As with all Carey’s work, her initial ideas work their way into a very different outcome from the one she envisaged.
Looking through June's work over several decades, it's clear there has been a voyage around herself taking place.
It’s a constant process. She will sit and watch TV and create a pair of Wishing Shoes just to keep her hands busy. These sparkly beaded shoes have found their way to Forfar and your shoes should do the same thing. It will be worth the journey...
  
Garry Fabian Miller: The Middle Place
Ingleby Gallery
15 Calton Road, Edinburgh
0131 556 4441
www.inglebygallery.com
Until July 13

In 1984, Garry Fabian Miller, stopped trying to capture life on the edge through the medium of a camera. From that point on, he has been one of the leading artists on the world stage working in camera-less photography.
In many ways, he had been moving towards this for years. At the age of just 16, in 1973, the Bristol-born artist was commissioned by housing charity, Shelter, to photograph the homeless in Bristol and throughout Gloucestershire.
The following summer, he set off with his camera on a journey by foot across the Shetland Islands just as the old ways were about to change forever with the coming of the oil industry. 
As a ‘veteran’ of 19, he started taking photographs from a fixed point on the roof of his house in Cleveden, near Bristol. In this body of work, which became Sections of England: The Sea Horizon, his camera remained at a fixed point looking out over the Severn Estuary, with lens, film and exposure remaining constant.
It was his first major body of work and was shown at London’s Serpentine Gallery as well as the Arnolfini in Bristol.
In the intervening years, Miller’s work has been about trying to capture life at the edge of existence or points in a real or imagined landscape on the verge of disappearing altogether.
He explains: “What my work is about is to try and create a thinking space and also a kind of space one can slide into and disappear into and perhaps not come back from.
“I want the thing which appears to come with a grace and a simplicity as if it’s always been there and for me that should be an aspiration as if it’s just emerged into the world.”
Miller’s camera-less images which veer into luminous, glowing abstraction, are all about chasing the light.
In an era in which almost everyone has a camera in the palm of their hand in the form of a mobile phone, Miller strips back the art of photography to capture the excitement and possibilities presented when it was an art-form in its infancy. His experiments with nature and light positively pulsate with vigour and pull the viewer in by stealth.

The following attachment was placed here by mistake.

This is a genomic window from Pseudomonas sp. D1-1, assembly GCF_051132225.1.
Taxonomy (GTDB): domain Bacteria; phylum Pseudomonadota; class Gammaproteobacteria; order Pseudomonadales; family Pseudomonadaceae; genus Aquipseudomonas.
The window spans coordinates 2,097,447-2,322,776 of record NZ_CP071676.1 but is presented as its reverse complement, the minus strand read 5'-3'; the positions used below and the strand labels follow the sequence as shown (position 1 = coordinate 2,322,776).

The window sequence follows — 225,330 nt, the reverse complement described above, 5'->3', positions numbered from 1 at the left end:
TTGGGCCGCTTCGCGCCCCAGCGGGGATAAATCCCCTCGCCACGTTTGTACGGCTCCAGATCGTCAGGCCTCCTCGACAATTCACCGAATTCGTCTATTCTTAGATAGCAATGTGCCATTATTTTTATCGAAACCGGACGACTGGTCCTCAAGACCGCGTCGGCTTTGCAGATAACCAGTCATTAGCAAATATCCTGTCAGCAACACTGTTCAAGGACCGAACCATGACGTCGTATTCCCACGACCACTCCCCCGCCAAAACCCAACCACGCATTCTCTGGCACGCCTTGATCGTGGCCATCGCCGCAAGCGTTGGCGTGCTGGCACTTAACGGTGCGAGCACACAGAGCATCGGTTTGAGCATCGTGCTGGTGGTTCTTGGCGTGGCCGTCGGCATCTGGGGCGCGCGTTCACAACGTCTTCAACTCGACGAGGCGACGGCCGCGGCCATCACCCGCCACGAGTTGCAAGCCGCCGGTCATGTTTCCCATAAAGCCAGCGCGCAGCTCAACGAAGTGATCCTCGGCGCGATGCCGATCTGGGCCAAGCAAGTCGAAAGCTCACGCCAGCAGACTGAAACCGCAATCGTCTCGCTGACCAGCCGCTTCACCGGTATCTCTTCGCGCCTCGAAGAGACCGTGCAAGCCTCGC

In this new exhibition at Edinburgh’s Ingleby Gallery, where he last showed two years ago, a complete sequence of forty works from Sections of England: The Sea Horizon, will be shown for the first time.
There is a timeless, spiritual quality to these early images which continues to resonate in Miller’s more contemporary work, the largest collection of which is held by the V&A Museum in London. There is a timeless, spiritual quality to these early images which continues to resonate in Miller’s more contemporary work, the largest collection of which is held by the V&A Museum in London.

Liz Knox
The Edinburgh Gallery
20A Dundas Street, Edinburgh
0131 557 5002
www.art-edinburgh.com
Until May 25
As anyone who saw her major retrospective exhibition at the Maclaurin Galleries in Ayr last year can confirm, Liz Knox is a singular artist whose rigorous approach to her art mixes intelligence with an in-built feeling for form and composition.
Knox is known for her subtle still lifes, but she is also a master of landscape and her figurative work is sublime.
Early figures shown at her retrospective – some dating back to her student days at Edinburgh College of Art in the late 60s and early 70s where she studied under painting giants such as Sir Robin Philipson and David Michie – reveal a bravura approach to getting under the surface of her chosen subject.
Fans of Knox’s work are in for a treat when she presents her first solo show with the Edinburgh Gallery in the capital’s art quarter of Dundas Street from today.
This exhibition has 18 paintings and according to owner, Catherine Grilli, the four still lifes on show here are true Knox ‘statement’ pieces.
Three Times Table, Windows and Sunflowers Canal Venice and Canal really are statement pieces. Everything is placed so exactly and beautifully, drawing you into the painting while the subtle tones in the back drop are full of surprises
“I admire the wonderful colours, and the composition in Liz Knox's work and I see the way that once people look at the work, they keep going back to discover more gems within. 
“In this exhibition, there is so much beautifully executed detail. Each painting is totally individual and captivating.”